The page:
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I'm working on a project that requires me to programmatically create MySQL users from a django app. I can create the users just fine:

from django.db import connection, transaction
cursor = connection.cursor()
cursor.execute("CREATE USER %s@'%'", 'username')
cursor.execute("SET PASSWORD FOR %s@'%' = PASSWORD(%s)", ('username', 'pass'))

That works perfectly. The problem is when I try to grant permissions. The database name is also determined programmatically:

cursor.execute("GRANT SELECT ON %s.* TO %s@'%'", ('dbname', 'username'))

This results in a mysql error because when it does the string substitution, it places single quotes around the database name, which is syntactically incorrect:

DatabaseError: (1064, "You have an error in your SQL syntax; check the manual that corresponds to your MySQL server version for the right syntax to use near ''dbname'.* to 'username'@'%'' at line 1")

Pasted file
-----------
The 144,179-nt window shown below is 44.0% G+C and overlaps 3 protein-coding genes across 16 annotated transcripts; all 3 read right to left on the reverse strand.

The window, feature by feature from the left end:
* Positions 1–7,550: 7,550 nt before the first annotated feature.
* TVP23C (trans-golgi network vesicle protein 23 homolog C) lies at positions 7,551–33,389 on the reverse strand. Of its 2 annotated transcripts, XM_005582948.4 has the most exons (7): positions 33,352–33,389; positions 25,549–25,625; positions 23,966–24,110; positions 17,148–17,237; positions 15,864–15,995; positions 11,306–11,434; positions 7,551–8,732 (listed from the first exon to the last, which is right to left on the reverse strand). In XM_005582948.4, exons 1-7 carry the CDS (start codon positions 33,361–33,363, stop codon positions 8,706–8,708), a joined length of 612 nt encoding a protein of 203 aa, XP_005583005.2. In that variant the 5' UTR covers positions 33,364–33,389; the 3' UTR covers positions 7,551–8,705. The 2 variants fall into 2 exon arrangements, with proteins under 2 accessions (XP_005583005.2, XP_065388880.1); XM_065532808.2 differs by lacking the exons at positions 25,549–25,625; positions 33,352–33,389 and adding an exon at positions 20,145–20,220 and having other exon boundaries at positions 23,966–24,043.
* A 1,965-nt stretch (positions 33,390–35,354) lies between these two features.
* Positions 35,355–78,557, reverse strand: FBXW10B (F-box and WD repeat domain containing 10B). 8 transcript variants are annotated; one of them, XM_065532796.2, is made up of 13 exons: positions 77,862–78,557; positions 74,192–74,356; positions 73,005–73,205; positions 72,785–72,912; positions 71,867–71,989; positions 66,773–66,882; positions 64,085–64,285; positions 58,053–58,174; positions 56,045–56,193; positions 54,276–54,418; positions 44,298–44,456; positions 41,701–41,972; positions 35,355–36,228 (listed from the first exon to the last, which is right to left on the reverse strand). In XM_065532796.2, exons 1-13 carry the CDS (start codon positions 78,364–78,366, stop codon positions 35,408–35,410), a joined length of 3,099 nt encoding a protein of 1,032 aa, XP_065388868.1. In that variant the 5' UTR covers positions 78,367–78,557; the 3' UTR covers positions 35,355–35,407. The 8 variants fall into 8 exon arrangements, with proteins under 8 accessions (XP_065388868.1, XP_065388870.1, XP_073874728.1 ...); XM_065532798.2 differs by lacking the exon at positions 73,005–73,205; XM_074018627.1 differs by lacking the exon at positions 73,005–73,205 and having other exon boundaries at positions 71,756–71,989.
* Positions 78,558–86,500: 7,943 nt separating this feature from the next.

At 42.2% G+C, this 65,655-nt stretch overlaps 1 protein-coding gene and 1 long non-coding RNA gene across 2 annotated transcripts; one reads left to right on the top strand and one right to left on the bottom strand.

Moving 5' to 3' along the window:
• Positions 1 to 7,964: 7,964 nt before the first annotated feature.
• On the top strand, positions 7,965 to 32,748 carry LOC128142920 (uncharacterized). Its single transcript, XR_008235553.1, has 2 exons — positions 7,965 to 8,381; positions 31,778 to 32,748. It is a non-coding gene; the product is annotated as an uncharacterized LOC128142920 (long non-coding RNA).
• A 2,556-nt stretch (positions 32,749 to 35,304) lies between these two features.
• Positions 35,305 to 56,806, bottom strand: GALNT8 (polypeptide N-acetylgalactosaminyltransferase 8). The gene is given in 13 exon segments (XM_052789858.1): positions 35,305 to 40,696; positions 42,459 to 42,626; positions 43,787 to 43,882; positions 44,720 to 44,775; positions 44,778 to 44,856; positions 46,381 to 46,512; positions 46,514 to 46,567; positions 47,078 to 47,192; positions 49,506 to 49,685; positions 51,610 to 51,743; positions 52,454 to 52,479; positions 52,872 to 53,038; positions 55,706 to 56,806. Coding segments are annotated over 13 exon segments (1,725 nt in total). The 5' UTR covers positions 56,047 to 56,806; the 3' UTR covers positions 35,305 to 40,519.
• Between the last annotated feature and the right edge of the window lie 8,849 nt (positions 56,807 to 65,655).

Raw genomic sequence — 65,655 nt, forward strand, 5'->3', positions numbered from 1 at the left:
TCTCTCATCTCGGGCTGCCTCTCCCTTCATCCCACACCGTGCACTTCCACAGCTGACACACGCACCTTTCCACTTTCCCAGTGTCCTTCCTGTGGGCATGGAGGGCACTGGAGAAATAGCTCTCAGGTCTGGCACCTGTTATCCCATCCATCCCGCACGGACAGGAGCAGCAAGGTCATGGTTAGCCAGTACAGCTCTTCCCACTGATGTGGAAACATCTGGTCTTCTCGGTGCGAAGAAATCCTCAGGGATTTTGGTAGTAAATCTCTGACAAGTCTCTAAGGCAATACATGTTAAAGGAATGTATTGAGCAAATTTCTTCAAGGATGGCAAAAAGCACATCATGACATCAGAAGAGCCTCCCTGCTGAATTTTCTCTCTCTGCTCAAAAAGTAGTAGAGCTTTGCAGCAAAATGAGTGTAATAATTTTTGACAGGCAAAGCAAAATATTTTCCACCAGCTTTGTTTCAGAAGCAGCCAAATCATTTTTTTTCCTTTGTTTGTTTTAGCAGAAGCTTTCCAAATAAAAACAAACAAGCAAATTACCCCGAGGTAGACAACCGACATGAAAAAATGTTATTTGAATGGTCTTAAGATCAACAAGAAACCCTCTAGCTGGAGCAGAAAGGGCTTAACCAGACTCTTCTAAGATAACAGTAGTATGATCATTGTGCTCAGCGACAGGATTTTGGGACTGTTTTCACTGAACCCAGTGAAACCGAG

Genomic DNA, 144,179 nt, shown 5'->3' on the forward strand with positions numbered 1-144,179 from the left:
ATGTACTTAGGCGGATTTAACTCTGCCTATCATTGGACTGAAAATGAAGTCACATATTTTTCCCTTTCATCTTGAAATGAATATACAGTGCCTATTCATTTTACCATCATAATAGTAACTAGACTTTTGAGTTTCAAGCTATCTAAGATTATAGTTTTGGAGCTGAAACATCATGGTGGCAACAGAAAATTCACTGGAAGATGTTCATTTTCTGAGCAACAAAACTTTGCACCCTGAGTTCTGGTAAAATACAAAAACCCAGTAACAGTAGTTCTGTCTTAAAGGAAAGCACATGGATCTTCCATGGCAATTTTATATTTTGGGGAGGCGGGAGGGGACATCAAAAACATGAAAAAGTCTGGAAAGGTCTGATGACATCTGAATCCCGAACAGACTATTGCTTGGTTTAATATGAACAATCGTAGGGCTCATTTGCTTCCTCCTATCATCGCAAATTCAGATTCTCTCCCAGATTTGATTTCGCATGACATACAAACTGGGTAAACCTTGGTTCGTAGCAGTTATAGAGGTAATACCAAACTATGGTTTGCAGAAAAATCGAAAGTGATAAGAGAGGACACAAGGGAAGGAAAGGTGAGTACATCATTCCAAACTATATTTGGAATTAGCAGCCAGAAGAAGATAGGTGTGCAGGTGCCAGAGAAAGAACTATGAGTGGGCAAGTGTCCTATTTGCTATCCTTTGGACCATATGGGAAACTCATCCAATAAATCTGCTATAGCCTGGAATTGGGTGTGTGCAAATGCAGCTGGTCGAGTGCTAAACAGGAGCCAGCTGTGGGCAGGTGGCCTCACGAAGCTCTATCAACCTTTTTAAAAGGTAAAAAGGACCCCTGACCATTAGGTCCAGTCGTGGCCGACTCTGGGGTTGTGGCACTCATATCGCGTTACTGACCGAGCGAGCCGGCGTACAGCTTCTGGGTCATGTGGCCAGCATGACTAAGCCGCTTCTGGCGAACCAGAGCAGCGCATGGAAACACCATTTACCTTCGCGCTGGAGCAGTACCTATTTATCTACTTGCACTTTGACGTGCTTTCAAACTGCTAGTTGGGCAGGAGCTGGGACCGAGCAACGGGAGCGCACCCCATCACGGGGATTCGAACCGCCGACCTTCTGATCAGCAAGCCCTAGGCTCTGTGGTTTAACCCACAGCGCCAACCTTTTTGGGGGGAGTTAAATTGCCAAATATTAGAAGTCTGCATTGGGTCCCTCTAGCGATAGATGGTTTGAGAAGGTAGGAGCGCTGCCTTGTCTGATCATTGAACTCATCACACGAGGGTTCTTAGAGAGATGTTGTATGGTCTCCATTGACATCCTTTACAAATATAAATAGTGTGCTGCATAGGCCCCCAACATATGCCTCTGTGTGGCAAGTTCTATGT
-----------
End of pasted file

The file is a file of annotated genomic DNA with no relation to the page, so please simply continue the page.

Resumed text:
How do I prevent the single quotes from being added around the %s for database name? I know that I could simply do the string substitution in Python and fix this, but that could potentially cause a SQL injection vulnerability.

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Looks like it may not be possible. According to the mysql-python docs: Parameter placeholders can only be used to insert column values. They can not be used for other parts of SQL, such as table names, statements, etc. –  dgel Apr 9 '12 at 17:26

1 Answer 1

up vote 1 down vote accepted

Sometimes placeholders won't work (as you've found out), so you'll have to use string concatenation. Be careful - validate the string, make sure it's only composed of the characters you expect (don't just look for characters you don't expect), and you should be OK. Also get another developer to check your code, and comment it to make sure no-one else thinks you ought to be using placeholders.

share|improve this answer
Good advice. Thanks. –  dgel Apr 9 '12 at 21:38

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